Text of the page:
(Bloomberg) –Oil rose from a three-week low after a member of Donald Trump’s medical team said the U.S. president could leave hospital as soon as Monday, despite contradictory accounts about his health.
Futures advanced as much as 3.7% in New York, mirroring a broader relief rally in stock markets, after the biggest weekly drop since June. Trump’s condition remained clouded by confusion, with the president making a surprise outing from the medical center in a show of strength.
Meanwhile, a strike in Norway has cut about 330,000 barrels a day of production, though the country’s largest field is continuing to pump. Eqiunor ASA is shutting down four North Sea fields after employers and employees failed to find common ground on a wage deal.
The recent bout of price weakness has pushed Brent oil back to near $40, with a resurgence of the coronavirus in some major economies raising concerns about a sustained recovery in consumption. As a result, speculators have shunned the global benchmark, with outright long positions falling to a six-month low last week. All the while, Libyan output rose to about 300,000 barrels a day as the country’s fledgling output recovery continues.
“Oil is bouncing back as risk sentiment is recovering,” said Jens Pedersen, senior analyst at Danske Bank. “Weak fundamentals, in particular in light of rising OPEC+ output amid weak demand, will limit the extent to which oil prices rally.”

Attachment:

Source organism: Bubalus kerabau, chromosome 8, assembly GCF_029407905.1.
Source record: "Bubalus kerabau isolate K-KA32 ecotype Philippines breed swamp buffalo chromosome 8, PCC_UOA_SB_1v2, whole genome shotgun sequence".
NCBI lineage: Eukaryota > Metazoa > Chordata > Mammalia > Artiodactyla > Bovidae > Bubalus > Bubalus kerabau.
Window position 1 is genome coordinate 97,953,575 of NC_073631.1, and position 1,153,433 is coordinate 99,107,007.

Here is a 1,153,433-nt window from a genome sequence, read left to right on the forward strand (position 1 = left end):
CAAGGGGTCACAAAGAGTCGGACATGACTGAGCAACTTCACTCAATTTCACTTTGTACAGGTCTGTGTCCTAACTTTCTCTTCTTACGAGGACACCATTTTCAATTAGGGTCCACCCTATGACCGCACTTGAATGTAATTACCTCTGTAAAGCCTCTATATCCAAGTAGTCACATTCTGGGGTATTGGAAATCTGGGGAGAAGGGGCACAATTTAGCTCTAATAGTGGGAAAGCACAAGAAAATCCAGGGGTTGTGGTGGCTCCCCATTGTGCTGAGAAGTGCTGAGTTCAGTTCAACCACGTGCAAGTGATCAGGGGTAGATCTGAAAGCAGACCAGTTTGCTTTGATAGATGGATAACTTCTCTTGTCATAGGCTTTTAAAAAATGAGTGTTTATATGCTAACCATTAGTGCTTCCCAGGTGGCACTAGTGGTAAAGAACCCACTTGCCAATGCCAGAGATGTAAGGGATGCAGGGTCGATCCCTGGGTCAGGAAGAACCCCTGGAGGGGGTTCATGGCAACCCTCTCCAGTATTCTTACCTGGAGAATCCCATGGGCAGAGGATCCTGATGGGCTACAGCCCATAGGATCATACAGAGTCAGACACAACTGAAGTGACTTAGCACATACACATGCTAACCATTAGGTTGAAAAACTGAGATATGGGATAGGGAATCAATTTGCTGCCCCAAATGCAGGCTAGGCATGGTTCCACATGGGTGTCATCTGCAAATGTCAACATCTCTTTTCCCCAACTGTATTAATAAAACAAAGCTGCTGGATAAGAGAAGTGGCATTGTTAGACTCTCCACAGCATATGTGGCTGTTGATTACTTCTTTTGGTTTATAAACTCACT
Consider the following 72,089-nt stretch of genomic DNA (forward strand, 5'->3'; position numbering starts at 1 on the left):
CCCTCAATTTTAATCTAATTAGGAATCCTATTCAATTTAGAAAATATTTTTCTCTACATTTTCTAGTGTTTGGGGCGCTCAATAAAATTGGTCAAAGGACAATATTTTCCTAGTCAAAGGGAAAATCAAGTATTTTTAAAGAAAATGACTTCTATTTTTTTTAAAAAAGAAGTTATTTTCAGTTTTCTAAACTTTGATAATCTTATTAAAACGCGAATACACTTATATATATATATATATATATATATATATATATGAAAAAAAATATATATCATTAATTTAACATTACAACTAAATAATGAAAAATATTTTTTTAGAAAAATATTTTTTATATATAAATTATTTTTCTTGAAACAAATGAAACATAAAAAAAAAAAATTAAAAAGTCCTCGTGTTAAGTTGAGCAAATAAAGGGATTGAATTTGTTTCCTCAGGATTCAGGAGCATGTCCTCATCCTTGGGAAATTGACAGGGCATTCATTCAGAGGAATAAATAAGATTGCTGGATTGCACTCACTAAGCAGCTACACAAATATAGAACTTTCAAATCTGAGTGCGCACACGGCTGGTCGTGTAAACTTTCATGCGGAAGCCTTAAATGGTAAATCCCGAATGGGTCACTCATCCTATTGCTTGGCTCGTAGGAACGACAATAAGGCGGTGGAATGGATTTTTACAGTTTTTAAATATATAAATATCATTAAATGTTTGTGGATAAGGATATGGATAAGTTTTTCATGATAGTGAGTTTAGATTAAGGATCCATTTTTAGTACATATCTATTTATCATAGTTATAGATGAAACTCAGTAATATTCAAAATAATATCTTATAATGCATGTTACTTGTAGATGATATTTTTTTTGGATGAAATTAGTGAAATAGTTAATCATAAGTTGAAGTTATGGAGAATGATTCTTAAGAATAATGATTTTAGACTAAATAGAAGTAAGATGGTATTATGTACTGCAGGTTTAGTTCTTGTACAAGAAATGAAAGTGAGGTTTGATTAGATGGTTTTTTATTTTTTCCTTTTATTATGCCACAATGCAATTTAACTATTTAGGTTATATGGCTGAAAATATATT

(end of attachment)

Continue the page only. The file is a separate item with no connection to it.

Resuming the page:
- West Texas Intermediate for November rose $1.28 to $38.33 a barrel as of 10:40 a.m. in London
- Brent for December settlement gained 3.1% to $40.50
Though many of Europe’s biggest economies are still grappling with the virus, the continent’s retail fuel demand is almost back where it was last year, Total CEO Patrick Pouyanne said at a conference. While that may appear positive news for consumption, “refining margins are absolutely terrible,” he said.
The recent weakness in headline prices has also been added to by technical trading companies, known as commodity trading advisers or CTAs. Twelve of fourteen strategies such funds would usually employ are currently short, according to Keith Wildie, a broker at Britannia Global Markets.